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Hive - Deciding the number of buckets

Expert Contributor

I have been searching on this for a while now but no clear answer yet.

What are the factors to be considered while deciding the number of buckets?

One factor could be the block size itself as each bucket is a separate file in HDFS. The file size should be at least the same as the block size.The other factor could be the volume of data. In fact, these two factors go together.

At the time of table creation, the data volume may not be known. In such case, what is the recommended number of buckets? And as and when more data gets ingested, it may be that the number of buckets chosen at the time table of table creation may have to be increased. Is it possible to increase the number of buckets periodically so that the data gets balanced?

Overall, what is the best practice?


Master Guru

Depends what you are trying to do.

- One thing buckets are used for is to increase load performance

Essentially when you load data you often do not want one load per mapper ( especially for partitioned loads because this results in small files ), buckets are a good way to define the number of reducers running. So if your cluster has 40 task slots and you want the fastest ORC creation performance possible you would want 40 buckets. ( Or distribute your data by 40 and set number of reducers )

- SELECT performance ( predicate pushdown )

Buckets can help with the predicate pushdown since every value belonging to one value will end up in one bucket. So if you bucket by 31 days and filter for one day Hive will be able to more or less disregard 30 buckets. Obviously this doesn't need to be good since you often WANT parallel execution like aggregations. So it depends on your query if this is good. It might be better to sort by day and bucket by something like customer id if you have to have buckets for some of the other reasons.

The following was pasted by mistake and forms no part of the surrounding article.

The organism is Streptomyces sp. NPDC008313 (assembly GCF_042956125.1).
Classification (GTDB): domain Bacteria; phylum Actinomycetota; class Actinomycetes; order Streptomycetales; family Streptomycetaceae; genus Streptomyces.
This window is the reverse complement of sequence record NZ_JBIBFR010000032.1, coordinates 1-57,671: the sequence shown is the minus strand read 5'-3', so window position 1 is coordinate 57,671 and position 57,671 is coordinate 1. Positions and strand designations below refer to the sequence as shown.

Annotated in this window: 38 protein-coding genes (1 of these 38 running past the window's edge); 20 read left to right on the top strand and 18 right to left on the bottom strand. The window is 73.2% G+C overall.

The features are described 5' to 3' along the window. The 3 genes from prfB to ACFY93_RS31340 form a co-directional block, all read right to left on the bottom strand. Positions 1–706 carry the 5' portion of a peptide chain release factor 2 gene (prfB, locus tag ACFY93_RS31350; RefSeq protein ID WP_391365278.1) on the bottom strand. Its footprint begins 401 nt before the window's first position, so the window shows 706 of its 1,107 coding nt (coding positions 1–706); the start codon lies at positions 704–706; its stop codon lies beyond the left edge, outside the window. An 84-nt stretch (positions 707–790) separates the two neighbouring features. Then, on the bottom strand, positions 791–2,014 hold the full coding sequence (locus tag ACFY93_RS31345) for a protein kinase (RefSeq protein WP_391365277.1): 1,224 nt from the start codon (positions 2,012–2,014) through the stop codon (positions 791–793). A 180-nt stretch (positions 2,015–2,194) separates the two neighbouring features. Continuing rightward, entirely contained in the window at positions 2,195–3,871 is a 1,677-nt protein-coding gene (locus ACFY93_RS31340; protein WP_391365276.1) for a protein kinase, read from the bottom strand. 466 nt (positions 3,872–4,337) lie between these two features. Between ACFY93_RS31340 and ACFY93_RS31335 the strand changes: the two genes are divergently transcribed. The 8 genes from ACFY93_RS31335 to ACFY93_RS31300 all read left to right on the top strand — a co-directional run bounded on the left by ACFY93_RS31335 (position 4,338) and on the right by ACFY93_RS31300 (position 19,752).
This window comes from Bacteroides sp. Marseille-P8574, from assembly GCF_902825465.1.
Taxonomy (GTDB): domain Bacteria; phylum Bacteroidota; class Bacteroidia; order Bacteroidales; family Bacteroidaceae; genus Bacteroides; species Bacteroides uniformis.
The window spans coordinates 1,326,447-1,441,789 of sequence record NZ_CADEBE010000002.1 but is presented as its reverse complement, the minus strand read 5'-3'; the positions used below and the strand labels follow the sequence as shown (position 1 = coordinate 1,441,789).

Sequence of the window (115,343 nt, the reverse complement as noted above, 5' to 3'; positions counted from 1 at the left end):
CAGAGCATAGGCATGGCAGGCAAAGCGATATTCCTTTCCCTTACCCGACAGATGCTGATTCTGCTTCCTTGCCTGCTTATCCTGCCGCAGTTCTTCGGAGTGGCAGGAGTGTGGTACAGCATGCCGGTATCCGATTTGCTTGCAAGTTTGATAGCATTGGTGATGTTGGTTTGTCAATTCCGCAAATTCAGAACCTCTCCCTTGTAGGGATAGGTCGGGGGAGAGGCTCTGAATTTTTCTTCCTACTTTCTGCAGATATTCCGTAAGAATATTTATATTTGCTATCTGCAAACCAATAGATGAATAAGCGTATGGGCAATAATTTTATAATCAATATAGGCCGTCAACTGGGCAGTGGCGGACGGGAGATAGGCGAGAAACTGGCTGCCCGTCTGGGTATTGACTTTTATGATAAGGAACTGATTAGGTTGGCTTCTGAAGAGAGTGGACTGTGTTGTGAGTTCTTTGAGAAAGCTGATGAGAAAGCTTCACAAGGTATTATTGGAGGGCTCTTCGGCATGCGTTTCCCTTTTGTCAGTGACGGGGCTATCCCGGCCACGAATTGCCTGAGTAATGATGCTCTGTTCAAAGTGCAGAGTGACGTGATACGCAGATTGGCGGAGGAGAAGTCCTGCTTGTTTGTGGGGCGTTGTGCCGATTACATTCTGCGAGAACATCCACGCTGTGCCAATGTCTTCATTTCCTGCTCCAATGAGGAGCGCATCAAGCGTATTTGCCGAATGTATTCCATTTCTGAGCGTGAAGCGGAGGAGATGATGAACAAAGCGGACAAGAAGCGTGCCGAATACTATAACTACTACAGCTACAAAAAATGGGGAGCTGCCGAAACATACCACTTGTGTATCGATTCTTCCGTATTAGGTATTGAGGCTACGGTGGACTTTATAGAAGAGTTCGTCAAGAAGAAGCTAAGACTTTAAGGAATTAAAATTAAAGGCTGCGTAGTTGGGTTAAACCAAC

- Join Performance ( bucket join )

Buckets can lead to efficient joins if both joined tables are bucketed on the join key since he only needs to join bucket with bucket. This was big in the old times but is not that applicable anymore with cost based optimization in newere Hive versions ( since the optimizer already is very good at choosing mapside vs shuffle join and a bucket join can actually stop him from using the better one.

- Sampling performance

Some sample operations can get faster with buckets.

So to summarize buckets are a bit of an older concept and I wouldn't use them unless I have a clear case for it. The join argument is not that applicable anymore, the increased load performance also is not always relevant since you normally load single partitions where a map only load is often best. Select pushdown can be enhanced but also hindered depending how you do it and a SORT by is normally better during load ( see document ). And I think sampling is a bit niche.

So all in all avoid if you don't know too well what you are doing, and regarding size? 1-10 blocks is a pretty good size for hadoop files. Buckets should not be much smaller ( unless you want very fast answer rates on small amounts of data no rule without exceptions )

View solution in original post


Master Guru

Yes that is the point. You still get 30 files per partition. Which should be fine. But loading a couple terabyte with 30 reducers will take forever. ( In contrast to loading a single partition where 30 writers would be plenty )


Hello @Benjamin,

What would be the best way to convert a very large non-bucketed table into a bucketed table (8 buckets and date wise partitioned table, say 1700 partitions currently).

Every time I run my query to insert.


It always creates no. of reducers = no. of buckets, and start failing after some time as size of reducers is limited, and data is very large.

How to tackle this problem.



New Contributor

@Benjamin Leonhardi @Manu Batham

We are also facing the same problem, is there any solution to this.


@Benjamin @Manu Batham

I am also facing similar problem, is there any solution for this.

New Contributor

optimal bucket number is ( B * HashTableSize of Table ) / Total Memory of Node, where B=1.01